Theo Anthony

Apr 25th, 2017

Theo Anthony


Theo Anthony (b. 1989) is a writer, photographer, and filmmaker based in Baltimore, MD. His work been featured by the The Atlantic, Vice, Agence-France Presse (AFP), and other international media outlets. His films have received premieres at the Toronto International Film Festival, Locarno International Film Festival, Rotterdam International Film Festival, and Anthology Film Archives. In 2015, he was named one of Filmmaker Magazine’s “25 New Faces of Independent Film.”

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Tell us about the images that we’re featuring?

These are selected photos from a show I had this past summer at the Baltimore Museum of Art. For the exhibition I went back through and deconstructed the last four or five years of my work and set the images in conversation with each other. There are a number of photos from my time in the Congo, some production stills from my new features, as well as portraits of police officers I took during the night that violent protests broke out last year over the death of Freddie Gray. Also included is “Peace in the Absence of War”, a short film I made in conjunction with the cop portraits during the Uprising last year, that were also included in the show. The film combines images of a free orchestra concert, bored police and news anchors, and environmental portraits of the city streets after the government-mandated curfew. The show was a personal exercise in parsing out and clarifying a lot of ideas I deal with in my work–masculinity, spectacle, subject/author relationships.

What are you working on right now?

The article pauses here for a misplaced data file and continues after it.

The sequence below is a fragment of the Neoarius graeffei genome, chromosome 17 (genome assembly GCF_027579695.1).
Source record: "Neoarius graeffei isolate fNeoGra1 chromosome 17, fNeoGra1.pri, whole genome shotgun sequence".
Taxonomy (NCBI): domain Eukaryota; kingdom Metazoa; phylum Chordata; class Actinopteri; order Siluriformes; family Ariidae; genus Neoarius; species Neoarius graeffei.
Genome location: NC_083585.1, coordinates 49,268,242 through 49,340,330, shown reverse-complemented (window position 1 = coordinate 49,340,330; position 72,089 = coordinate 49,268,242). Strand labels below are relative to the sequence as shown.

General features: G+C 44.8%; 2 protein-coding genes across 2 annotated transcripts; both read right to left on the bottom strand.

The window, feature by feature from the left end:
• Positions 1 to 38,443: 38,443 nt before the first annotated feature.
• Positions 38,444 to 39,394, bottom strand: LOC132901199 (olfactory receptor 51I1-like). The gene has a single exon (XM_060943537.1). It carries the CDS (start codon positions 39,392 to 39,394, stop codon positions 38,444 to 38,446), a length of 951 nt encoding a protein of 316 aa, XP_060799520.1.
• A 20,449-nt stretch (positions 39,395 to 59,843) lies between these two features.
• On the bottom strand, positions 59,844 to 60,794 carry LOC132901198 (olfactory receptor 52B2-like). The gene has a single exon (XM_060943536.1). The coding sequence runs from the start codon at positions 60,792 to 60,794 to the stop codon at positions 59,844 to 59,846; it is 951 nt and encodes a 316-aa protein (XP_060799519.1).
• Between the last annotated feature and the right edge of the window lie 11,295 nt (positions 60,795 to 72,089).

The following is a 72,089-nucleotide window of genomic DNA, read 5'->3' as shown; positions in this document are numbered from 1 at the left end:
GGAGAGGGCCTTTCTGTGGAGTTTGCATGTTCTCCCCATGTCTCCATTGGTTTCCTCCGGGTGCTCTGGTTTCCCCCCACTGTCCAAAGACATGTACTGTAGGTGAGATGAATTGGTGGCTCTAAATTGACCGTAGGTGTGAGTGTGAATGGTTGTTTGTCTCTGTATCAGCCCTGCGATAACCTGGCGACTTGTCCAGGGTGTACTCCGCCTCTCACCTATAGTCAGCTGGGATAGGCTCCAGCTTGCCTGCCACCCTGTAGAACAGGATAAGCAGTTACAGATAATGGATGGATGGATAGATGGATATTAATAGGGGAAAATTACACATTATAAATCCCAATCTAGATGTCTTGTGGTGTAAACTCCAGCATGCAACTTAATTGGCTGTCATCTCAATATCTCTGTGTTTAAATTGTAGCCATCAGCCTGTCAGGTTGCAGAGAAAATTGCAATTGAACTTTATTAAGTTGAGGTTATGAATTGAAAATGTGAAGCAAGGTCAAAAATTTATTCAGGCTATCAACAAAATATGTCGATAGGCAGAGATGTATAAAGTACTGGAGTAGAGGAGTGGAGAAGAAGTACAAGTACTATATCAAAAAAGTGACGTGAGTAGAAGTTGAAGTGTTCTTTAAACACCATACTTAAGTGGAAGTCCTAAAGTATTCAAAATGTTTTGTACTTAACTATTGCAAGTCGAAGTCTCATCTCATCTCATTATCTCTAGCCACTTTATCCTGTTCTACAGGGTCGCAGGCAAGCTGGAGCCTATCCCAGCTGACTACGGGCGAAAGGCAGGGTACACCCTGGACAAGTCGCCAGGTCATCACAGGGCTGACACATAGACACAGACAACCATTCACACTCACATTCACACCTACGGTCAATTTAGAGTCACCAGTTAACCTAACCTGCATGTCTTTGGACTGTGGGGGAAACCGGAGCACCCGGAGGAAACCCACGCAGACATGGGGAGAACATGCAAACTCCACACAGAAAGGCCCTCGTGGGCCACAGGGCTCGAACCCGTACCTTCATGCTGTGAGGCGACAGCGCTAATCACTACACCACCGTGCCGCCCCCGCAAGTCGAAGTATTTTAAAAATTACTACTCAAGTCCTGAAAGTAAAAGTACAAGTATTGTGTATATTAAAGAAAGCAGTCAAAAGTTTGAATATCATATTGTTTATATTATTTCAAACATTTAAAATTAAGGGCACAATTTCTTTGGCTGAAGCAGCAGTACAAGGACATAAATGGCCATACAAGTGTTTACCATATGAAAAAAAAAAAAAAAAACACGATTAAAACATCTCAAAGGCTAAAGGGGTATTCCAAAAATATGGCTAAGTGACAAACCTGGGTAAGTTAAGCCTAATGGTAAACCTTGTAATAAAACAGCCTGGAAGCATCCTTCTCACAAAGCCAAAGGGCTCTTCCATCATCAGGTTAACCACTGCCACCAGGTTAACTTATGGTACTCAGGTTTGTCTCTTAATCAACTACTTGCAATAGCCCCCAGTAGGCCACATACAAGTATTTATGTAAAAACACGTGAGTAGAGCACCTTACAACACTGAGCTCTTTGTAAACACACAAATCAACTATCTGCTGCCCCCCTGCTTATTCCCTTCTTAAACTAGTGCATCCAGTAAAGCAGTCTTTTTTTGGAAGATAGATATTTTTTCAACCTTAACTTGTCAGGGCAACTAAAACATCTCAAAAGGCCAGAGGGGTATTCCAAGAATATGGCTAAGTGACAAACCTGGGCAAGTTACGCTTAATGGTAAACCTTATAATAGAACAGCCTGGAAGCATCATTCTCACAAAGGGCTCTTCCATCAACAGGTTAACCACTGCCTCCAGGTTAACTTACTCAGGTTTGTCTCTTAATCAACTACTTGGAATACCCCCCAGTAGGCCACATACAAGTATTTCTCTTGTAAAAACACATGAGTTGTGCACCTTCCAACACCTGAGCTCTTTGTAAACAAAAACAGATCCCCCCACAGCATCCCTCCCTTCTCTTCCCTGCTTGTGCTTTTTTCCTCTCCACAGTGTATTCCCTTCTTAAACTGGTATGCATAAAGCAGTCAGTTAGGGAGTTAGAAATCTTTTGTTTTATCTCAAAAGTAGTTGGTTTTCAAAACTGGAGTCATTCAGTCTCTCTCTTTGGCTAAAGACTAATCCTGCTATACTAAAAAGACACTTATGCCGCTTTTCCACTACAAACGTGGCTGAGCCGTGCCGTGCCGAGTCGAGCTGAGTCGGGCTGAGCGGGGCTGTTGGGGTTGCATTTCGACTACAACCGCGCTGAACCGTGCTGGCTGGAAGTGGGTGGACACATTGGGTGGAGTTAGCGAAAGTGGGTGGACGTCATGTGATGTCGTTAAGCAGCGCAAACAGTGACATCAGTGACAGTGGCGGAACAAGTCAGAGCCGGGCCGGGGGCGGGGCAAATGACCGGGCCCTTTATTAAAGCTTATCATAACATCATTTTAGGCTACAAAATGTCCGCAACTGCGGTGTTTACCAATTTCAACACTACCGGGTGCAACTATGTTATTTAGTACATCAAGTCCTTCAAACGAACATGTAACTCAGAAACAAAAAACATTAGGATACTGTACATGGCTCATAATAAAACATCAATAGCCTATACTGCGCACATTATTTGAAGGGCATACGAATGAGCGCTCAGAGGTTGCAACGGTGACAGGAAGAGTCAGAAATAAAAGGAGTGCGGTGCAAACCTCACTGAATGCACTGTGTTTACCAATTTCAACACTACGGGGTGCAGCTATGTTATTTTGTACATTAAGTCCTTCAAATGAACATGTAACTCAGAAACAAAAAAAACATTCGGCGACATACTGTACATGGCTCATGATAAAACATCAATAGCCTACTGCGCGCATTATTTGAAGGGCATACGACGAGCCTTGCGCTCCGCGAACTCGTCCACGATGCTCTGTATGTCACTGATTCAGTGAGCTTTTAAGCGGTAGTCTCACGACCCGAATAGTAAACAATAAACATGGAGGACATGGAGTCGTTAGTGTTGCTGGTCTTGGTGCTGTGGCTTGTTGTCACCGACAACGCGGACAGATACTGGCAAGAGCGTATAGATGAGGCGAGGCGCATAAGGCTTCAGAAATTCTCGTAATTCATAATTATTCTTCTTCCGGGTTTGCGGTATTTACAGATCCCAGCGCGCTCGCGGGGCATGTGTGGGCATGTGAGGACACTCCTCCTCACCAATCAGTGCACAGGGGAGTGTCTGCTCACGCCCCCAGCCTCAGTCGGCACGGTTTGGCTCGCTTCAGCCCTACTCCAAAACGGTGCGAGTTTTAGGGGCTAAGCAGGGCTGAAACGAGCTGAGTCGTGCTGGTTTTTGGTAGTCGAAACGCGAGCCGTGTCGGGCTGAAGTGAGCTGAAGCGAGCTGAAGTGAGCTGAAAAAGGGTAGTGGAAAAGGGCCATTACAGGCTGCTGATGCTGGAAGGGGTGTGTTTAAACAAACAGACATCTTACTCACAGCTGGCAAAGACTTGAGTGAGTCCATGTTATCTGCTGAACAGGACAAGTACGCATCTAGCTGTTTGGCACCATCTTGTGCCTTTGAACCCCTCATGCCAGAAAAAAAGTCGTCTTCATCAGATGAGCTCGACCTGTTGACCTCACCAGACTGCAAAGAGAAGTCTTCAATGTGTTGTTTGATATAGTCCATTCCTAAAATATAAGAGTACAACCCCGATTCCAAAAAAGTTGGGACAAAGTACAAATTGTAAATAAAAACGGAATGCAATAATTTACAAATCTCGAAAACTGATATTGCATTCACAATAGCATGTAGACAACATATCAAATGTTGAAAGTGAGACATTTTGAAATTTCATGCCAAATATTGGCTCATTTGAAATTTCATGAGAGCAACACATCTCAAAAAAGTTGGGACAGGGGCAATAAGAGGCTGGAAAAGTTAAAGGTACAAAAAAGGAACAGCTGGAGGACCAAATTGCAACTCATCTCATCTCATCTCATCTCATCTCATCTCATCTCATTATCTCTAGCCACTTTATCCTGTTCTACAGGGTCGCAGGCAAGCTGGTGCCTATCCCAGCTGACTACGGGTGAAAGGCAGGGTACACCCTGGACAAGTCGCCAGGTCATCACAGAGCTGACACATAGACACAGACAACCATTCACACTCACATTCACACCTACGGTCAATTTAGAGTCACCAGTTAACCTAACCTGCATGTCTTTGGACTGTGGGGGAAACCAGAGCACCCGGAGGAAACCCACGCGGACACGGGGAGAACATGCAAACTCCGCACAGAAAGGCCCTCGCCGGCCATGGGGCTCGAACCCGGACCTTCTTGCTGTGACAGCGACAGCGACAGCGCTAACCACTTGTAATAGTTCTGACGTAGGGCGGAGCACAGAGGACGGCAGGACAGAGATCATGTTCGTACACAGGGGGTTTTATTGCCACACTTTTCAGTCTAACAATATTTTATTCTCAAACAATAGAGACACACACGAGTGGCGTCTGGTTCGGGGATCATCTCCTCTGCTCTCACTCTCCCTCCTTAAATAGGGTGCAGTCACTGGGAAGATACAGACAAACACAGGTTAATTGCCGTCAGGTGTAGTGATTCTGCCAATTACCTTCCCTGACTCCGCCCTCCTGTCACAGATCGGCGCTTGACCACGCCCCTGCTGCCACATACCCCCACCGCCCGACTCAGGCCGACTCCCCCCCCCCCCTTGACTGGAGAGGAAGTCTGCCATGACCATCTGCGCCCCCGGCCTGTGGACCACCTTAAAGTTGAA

Right now I’m about halfway through filming my second feature, a documentary about the strongest 14 year old in the world. Other than that, in the early stages of researching and writing a couple short projects and a couple longer ones.

How does technology affect your work?

When I first started making films, it was really the first time that you could stuff a camera and a laptop in a backpack and have everything you needed to shoot, edit, and distribute what you made. The scale of things has changed a little but for the most part it’s still just me and a camera out filming. With that being said, I’m always turned off by the gear bro conversations where the focus is the technology and not what’s actually being made. There are enough HD timelapses in the world already, bless them all.

What does the future hold for your work?

My first feature Rat Film just premiered this summer so I’ll be taking that around for the next year or so to festivals. After that hoping to have some sort of wider distribution so that as many people can see the film as possible. Also in the early stages of putting together another photo show in early 2017.